A few words from Billy Bob Thornton on movie violence

Like the heroin-addicted cop he plays in “Faster,” the aggressive new thriller in which he co-stars opposite Dwayne “The Rock” Johnson, Billy Bob Thornton rarely minces words. So when he volunteers an assessment of American movies today, you can expect nothing less than brutal candor.

“We’re living in a time where we’re making the worst movies in history,” says Thornton, 55, the Oscar-nominated screenwriter and star of 1997’s “Sling Blade,” which he directed.

“They’re geared toward the video game generation. These games — which I’m on my son about constantly — are people killing for fun,” he says. “Traditionally in movies, there’s always been some lesson in violence. Even in Sam Peckinpah’s movies — I think that, inadvertently, Peckinpah created ‘Faster’ and a lot of others — the violence is grounded in a morality tale. Showing violence just for the sake of it, I don’t believe in that.”

The difference, he says, between “Faster” — in which Johnson is driven to kill the gangsters who murdered his brother — and films that glamorize violence is that here there are consequences. No character is unaffected by Johnson’s descent into the moral abyss, and that, Thornton says, is how it should be.

Despite his sometimes-strained relationship with the media, particularly at times where his bluntness has backfired, Thornton says he enjoys speaking about “Faster” because it represents an anomaly in today’s marketplace — a story made the old-fashioned way.

“This movie did not rely on computers,” he says. “It’s kind of like a ’70s movie — if we’re chasing each other down a hallway, it’s a hallway. We’ve done something real here. Most movies are about vampires in 3-D or war eagles, whatever they are. When you’re an actual actor and you get to do something real, it’s nice to talk about it.”

Thornton is not the most reticent celebrity, and he does not want to be. All he asks is that his words not be distorted.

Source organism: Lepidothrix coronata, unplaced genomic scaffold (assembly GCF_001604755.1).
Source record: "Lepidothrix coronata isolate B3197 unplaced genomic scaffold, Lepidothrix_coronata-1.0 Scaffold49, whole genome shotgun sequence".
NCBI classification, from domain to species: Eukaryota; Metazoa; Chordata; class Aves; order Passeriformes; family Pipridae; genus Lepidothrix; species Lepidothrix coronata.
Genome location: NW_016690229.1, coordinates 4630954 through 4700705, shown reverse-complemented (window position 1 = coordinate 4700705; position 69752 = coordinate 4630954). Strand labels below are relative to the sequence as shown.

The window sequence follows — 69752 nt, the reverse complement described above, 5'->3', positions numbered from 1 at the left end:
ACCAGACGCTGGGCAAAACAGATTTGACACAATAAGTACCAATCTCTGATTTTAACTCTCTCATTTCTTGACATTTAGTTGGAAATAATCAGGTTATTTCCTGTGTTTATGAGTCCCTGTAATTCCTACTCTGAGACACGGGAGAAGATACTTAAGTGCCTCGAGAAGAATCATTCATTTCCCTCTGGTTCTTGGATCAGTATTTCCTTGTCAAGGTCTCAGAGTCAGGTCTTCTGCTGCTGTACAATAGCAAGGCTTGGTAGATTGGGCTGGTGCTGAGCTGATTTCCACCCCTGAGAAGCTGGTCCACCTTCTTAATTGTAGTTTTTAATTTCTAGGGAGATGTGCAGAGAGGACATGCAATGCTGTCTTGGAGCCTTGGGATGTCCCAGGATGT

“When we make a movie, it’s good to be able to say, ‘Hey, good to see you’ without being stuck in the [butt],” he says. “There are guys who will not do a movie for three years, won’t talk to anybody, hate the fans and won’t sign your kid’s thing, and [writers] just love ’em anyway.

<p>“I might say a few too many things, but I’m trying, I will sign your kid’s thing, and I’ll tell you what I think about that chick, or any chick. The fans are the people who allow my kids to go to school and help pay for the house.

“If we’re going to be honest and forthcoming, [the writers] owe us not to twist what we say just because I said something bad about cats and you happen to like cats. It’s that simple.”

IF YOU GO

Faster

Starring Dwayne Johnson, Billy Bob Thornton, Maggie Grace, Carla Gugino
Written by Tony Gayton, Joe Gayton
Directed by George Tillman Jr.
Rated R
Running time 1 hour 38 minutes

artsentertainmentFasterMoviesSan Francisco

If you find our journalism valuable and relevant, please consider joining our Examiner membership program.
Find out more at www.sfexaminer.com/join/

Just Posted

Lakeshore Elementary School was closed in March shortly before SFUSD closed all schools due to coronavirus concerns. The district is now working to prepare all elementary schools to reopen by mid-January.<ins> (Kevin N. Hume/S.F. Examiner)</ins>
School district preparing buildings for hybrid learning

SFUSD plans to use 72 elementary schools and 12 early education sites for first phase of reopening

There have been at least 142 confirmed cases of COVID-19 among workers at San Francisco International Airport. <ins>(Kevin N. Hume/S.F. Examiner)</ins>
Supes back SFO worker healthcare legislation despite airline, business opposition

Costs of ‘Health Airport Ordinance’ in dispute, with estimates ranging from $8.4 M to $163 M annually

Thankfully, playgrounds that were closed due to the pandemic during the summer have reopened.<ins> (Kevin N. Hume/S.F. Examiner)</ins>
The perils of parenting, COVID-style

At long last, it’s OK to take your little one out to play

Ten candidates are running for a seat on the Board of Trustees of the San Francisco Community College District.. (Courtesy photos)
Strong leadership needed as City College faces multiple crises

Ten candidates vying for four seats on CCSF board

City officials closed San Francisco County Jail No. 4 on the top floor of the Hall of Justice at 850 Bryant St. in September, reducing the number of beds in the jail system by about 400. 
Kevin N. Hume/
S.F. Examiner
SF jail closure prompts doctor to call for release of more inmates

Reduced space increases risk of COVID-19 spreading among those in custody

Most Read